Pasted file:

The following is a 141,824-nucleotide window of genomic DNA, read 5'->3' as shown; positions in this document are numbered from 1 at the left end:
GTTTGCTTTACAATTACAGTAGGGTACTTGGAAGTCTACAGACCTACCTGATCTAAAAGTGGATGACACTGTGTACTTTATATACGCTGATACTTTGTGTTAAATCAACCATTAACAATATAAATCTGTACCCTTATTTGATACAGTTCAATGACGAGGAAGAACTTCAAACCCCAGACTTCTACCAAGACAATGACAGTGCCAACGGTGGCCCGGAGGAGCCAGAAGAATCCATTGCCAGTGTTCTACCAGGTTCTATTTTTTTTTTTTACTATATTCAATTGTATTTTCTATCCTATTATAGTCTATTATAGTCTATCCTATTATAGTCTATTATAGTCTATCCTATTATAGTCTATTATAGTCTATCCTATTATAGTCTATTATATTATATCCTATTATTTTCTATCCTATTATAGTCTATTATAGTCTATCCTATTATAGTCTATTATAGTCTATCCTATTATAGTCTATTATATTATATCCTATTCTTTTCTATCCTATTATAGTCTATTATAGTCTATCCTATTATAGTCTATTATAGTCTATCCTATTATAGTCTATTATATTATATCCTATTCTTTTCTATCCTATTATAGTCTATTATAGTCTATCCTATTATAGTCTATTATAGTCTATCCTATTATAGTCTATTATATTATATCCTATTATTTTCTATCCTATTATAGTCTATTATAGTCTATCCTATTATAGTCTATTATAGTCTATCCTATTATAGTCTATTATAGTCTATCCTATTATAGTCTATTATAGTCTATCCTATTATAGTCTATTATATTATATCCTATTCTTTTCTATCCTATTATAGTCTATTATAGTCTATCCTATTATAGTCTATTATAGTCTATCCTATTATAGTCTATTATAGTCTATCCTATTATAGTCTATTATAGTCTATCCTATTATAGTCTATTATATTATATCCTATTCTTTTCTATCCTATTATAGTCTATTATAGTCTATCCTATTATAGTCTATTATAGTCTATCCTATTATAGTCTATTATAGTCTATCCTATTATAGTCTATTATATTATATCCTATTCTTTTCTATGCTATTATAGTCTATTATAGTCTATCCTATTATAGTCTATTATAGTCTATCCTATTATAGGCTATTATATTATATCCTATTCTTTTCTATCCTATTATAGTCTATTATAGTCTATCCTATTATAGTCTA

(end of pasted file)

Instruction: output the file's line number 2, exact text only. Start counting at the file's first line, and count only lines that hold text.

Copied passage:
GTTTGCTTTACAATTACAGTAGGGTACTTGGAAGTCTACAGACCTACCTGATCTAAAAGTGGATGACACTGTGTACTTTATATACGCTGATACTTTGTGTTAAATCAACCATTAACAATATAAATCTGTACCCTTATTTGATACAGTTCAATGACGAGGAAGAACTTCAAACCCCAGACTTCTACCAAGACAATGACAGTGCCAACGGTGGCCCGGAGGAGCCAGAAGAATCCATTGCCAGTGTTCTACCAGGTTCTATTTTTTTTTTTTACTATATTCAATTGTATTTTCTATCCTATTATAGTCTATTATAGTCTATCCTATTATAGTCTATTATAGTCTATCCTATTATAGTCTATTATAGTCTATCCTATTATAGTCTATTATATTATATCCTATTATTTTCTATCCTATTATAGTCTATTATAGTCTATCCTATTATAGTCTATTATAGTCTATCCTATTATAGTCTATTATATTATATCCTATTCTTTTCTATCCTATTATAGTCTATTATAGTCTATCCTATTATAGTCTATTATAGTCTATCCTATTATAGTCTATTATATTATATCCTATTCTTTTCTATCCTATTATAGTCTATTATAGTCTATCCTATTATAGTCTATTATAGTCTATCCTATTATAGTCTATTATATTATATCCTATTATTTTCTATCCTATTATAGTCTATTATAGTCTATCCTATTATAGTCTATTATAGTCTATCCTATTATAGTCTATTATAGTCTATCCTATTATAGTCTATTATAGTCTATCCTATTATAGTCTATTATATTATATCCTATTCTTTTCTATCCTATTATAGTCTATTATAGTCTATCCTATTATAGTCTATTATAGTCTATCCTATTATAGTCTATTATAGTCTATCCTATTATAGTCTATTATAGTCTATCCTATTATAGTCTATTATATTATATCCTATTCTTTTCTATCCTATTATAGTCTATTATAGTCTATCCTATTATAGTCTATTATAGTCTATCCTATTATAGTCTATTATAGTCTATCCTATTATAGTCTATTATATTATATCCTATTCTTTTCTATGCTATTATAGTCTATTATAGTCTATCCTATTATAGTCTATTATAGTCTATCCTATTATAGGCTATTATATTATATCCTATTCTTTTCTATCCTATTATAGTCTATTATAGTCTATCCTATTATAGTCTA